Last Updated on May 6, 2015, by eNotes Editorial. Word Count: 675
Harlowe home. Country estate of wealthy English gentry, near the village of St. Albans, to the northwest of London, it is presided over by a tyrannical patriarch, and its gardens are enclosed by an iron gate. It represents an Eden from which the heroine is lured by the satanic Lovelace into disobeying her father. It also represents the heroine’s virginal body and mind, locked against Lovelace. Eventually, she is tricked by Lovelace into opening the gate and is abducted by him in the fatal error that begins her tragedy. The Harlowe home should offer a haven from the world for Clarissa, but it is so fraught with conflict that it becomes her first site of persecution when her siblings turn against her in jealousy, and her father tries to force her to marry a wealthy but odious man. After she forfeits her father’s protection, she is never perfectly safe from Lovelace again.
St. Albans inn
St. Albans inn. The first stop after Lovelace abducts Clarissa in a coach. Lovelace pretends that they are brother and sister and makes up a story to explain why Clarissa has no luggage and is angry at him. Clarissa is frantic to get herself out of Lovelace’s “protection,” while Lovelace himself, peeved by her romantic resistance of him, resolves to carry her to a location that he controls.
Mrs. Sinclair’s brothel
Mrs. Sinclair’s brothel. House on London’s Norfolk Street. Lovelace gives Clarissa a choice of places to go, recommending London, ironically, for the privacy it can offer her. He invents letters attesting the character of the widow Sinclair’s house, pretending it is the lodgings of a respectable officer’s widow, whereas in fact it is a private brothel presided over by an intimidating, elderly, and grotesque woman who uses the name “Mrs. Sinclair” as a pseudonym. Here Clarissa is surrounded by unsavory people who resent her for her virtue, almost as though the brothel is a parody of the Harlowe home. Clarissa is at pains to defend herself against Lovelace’s elaborate ruses to “test” her virtue.
Mrs. Moore’s house
Mrs. Moore’s house. Lodgings of a respectable widow in London’s Hampstead Heath neighborhood, and the place to which Clarissa escapes when she becomes suspicious of Lovelace’s intentions. After tracking her down, Lovelace tells Mrs. Moore that Clarissa is his wife, who has run away from him in a nervous, spoiled fit of pique. He moves into the house with his servants and tries to persuade Clarissa to return to the “Widow Sinclair’s.” He finally manages to entrap her there by a ruse, and with the collaboration of Mrs. Sinclair and her prostitutes, he drugs Clarissa and rapes her.
Smiths’ house. Shop and lodgings of an honest glove-dealer and his shopkeeper wife on King Street in London’s Covent Garden neighborhood. Clarissa escapes here from Lovelace and remains safely until she is found out by Sinclair, who has her arrested coming out of church for not paying the bill for her room and board.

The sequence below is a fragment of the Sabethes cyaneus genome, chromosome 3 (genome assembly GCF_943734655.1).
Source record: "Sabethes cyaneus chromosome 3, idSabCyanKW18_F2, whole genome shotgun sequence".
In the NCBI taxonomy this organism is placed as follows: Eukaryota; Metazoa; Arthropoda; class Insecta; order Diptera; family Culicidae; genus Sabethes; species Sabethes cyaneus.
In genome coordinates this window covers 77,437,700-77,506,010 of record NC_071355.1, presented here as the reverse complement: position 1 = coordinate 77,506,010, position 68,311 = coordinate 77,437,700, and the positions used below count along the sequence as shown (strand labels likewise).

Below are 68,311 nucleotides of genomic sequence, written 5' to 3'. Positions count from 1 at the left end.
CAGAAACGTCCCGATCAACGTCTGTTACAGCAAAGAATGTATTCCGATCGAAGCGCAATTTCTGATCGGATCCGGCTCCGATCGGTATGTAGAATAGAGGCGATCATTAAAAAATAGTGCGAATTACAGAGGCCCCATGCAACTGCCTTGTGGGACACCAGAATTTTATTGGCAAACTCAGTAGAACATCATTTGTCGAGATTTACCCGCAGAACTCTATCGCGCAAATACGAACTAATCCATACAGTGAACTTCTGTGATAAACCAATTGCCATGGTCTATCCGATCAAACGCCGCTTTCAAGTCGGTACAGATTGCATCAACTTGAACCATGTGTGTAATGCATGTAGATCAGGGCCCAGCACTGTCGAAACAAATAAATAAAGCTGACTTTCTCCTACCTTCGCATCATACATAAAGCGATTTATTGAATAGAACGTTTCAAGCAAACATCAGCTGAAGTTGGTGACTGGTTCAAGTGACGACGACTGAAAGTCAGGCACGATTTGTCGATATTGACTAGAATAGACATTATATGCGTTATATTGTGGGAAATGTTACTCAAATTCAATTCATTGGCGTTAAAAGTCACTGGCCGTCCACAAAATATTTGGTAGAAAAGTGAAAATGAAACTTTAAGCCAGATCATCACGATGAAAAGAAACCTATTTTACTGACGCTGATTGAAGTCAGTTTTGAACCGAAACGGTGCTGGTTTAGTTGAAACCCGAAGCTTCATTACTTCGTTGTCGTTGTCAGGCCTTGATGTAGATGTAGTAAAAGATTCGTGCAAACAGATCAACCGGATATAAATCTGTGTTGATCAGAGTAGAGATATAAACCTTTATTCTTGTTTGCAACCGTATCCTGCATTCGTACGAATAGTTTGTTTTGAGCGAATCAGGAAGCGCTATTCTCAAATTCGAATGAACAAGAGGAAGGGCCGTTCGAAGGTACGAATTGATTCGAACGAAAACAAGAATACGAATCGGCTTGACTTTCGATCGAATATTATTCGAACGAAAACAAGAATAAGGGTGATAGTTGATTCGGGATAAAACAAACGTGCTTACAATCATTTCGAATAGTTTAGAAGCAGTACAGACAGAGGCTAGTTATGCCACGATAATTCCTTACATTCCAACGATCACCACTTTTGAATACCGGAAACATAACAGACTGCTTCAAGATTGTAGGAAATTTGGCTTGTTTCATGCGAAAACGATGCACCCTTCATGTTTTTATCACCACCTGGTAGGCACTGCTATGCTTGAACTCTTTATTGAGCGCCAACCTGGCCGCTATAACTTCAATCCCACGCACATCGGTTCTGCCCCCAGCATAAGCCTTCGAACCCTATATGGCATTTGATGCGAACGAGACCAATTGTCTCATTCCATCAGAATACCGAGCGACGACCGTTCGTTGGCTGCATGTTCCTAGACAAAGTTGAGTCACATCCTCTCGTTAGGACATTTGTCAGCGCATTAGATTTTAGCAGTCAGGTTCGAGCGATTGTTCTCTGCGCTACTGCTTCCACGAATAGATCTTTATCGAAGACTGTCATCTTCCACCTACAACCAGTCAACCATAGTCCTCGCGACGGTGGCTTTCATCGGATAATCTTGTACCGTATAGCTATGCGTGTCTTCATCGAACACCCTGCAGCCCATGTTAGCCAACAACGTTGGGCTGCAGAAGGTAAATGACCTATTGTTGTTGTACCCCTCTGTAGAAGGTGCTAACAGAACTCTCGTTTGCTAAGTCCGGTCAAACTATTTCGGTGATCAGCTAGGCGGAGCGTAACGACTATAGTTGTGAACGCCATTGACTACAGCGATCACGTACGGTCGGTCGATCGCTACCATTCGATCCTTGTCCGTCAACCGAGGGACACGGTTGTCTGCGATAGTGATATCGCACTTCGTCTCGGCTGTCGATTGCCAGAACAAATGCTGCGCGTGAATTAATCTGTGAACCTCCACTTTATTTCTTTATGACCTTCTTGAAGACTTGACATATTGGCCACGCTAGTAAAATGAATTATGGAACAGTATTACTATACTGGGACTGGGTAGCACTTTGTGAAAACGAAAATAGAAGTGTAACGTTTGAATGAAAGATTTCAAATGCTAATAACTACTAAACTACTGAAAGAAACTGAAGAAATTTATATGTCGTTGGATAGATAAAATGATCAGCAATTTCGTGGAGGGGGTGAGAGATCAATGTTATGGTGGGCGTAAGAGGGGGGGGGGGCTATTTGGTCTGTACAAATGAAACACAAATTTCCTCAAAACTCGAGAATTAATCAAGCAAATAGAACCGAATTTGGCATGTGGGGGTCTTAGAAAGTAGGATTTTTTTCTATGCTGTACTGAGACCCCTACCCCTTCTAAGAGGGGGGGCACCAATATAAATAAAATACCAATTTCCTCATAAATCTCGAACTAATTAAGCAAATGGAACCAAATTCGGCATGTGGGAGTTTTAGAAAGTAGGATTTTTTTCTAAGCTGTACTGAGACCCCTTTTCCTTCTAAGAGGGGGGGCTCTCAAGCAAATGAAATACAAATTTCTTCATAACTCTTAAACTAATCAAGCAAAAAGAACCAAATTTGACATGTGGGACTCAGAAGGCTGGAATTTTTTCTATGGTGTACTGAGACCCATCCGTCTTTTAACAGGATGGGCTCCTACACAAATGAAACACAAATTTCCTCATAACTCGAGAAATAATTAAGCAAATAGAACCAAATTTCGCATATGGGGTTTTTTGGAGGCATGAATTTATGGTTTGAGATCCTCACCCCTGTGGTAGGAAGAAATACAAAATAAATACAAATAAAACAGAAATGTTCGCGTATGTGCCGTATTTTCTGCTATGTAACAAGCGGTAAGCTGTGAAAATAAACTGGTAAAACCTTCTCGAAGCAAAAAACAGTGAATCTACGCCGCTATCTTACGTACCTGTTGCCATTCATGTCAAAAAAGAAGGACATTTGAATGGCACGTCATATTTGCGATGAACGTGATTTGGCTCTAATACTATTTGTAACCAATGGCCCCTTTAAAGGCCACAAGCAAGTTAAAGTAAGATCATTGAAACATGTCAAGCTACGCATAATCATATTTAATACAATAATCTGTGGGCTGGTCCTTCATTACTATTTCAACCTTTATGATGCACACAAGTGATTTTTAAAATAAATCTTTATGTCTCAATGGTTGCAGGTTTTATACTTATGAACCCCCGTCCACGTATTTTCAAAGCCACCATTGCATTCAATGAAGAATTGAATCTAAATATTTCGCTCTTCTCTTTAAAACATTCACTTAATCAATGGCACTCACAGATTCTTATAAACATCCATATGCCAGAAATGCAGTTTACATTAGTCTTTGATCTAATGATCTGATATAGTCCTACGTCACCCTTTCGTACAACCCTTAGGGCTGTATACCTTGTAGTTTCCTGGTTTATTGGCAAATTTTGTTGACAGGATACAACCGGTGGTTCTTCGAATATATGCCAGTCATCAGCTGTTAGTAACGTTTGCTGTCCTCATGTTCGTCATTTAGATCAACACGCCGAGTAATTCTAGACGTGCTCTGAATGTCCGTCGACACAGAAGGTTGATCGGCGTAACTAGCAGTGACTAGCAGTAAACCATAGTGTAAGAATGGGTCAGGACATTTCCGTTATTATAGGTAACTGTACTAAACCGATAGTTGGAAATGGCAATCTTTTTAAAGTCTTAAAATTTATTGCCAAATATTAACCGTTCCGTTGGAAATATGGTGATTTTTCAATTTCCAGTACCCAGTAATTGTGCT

Rowland’s house. Police officer’s home in London’s High Holborn neighborhood. Arrested and detained here, Clarissa chooses to stay in the prisoner’s room, a “shocking” garret with bars on the windows and a locked door. She is subjected to persecuting visits from the spiteful prostitutes and is generally humiliated and dejected by the experience. When Lovelace learns what has happened he is furious and sends his friend Belford to tell Clarissa that she is permitted to return to the Smiths’ without any danger of harassment from him. Worn out and disheartened by her persecutions and tired of life, Clarissa begins to waste away and becomes bedridden. As one of her final actions she orders and designs her own coffin. She dies in her room at the Smiths’ with the coffin beside her, dreaming of returning to and being received as a prodigal daughter in “her father’s house,” that is, her Heavenly Father’s house.
Last Updated on May 6, 2015, by eNotes Editorial. Word Count: 249
Castle, Terry. Clarissa’s Ciphers: Meaning and Disruption in Richardson’s “Clarissa.” Ithaca, N.Y.: Cornell University Press, 1982. An influential book, which provides an interpretation from the points of view of feminism and reader-response criticism. On the alleged textual incoherence in Clarissa, Castle asks: How can one expect coherence from a violated woman?
Doody, Margaret Anne. Chapters V through IX in A Natural Passion: A Study of the Novels of Samuel Richardson. Oxford, England: Clarendon Press, 1974. Provides lively, informative, and authoritative discussion of themes and imagery in Clarissa. The source of much sympathetic interpretation of Clarissa and Richardson’s other novels.
Goldberg, Rita. Sex and Enlightenment: Women in Richardson and Diderot. Cambridge, England: Cambridge University Press, 1984. Highly intelligent discussion of Clarissa as a “mythic” book—a model for young women to follow. Examines the consequences to young women and their society of attempting to adhere to the prescribed model.
Hill, Christopher. “Clarissa Harlowe and Her Times.” In Samuel Richardson: A Collection of Critical Essays, edited by John Carroll. Englewood Cliffs, N.J.: Prentice Hall, 1968. The seminal account of the social background of the novel. Includes examination of the economy, Puritanism, and attitudes toward the individual, the family, and marriage.
Warner, William Beatty. Reading Clarissa: The Struggles of Interpretation. New Haven, Conn.: Yale University Press, 1979. Uses deconstructionist approach to question any supposed need to establish a single authoritative text to Clarissa. Argues for the aptness of the novel’s conflicting texts. Claims that Lovelace is the hero of the novel.
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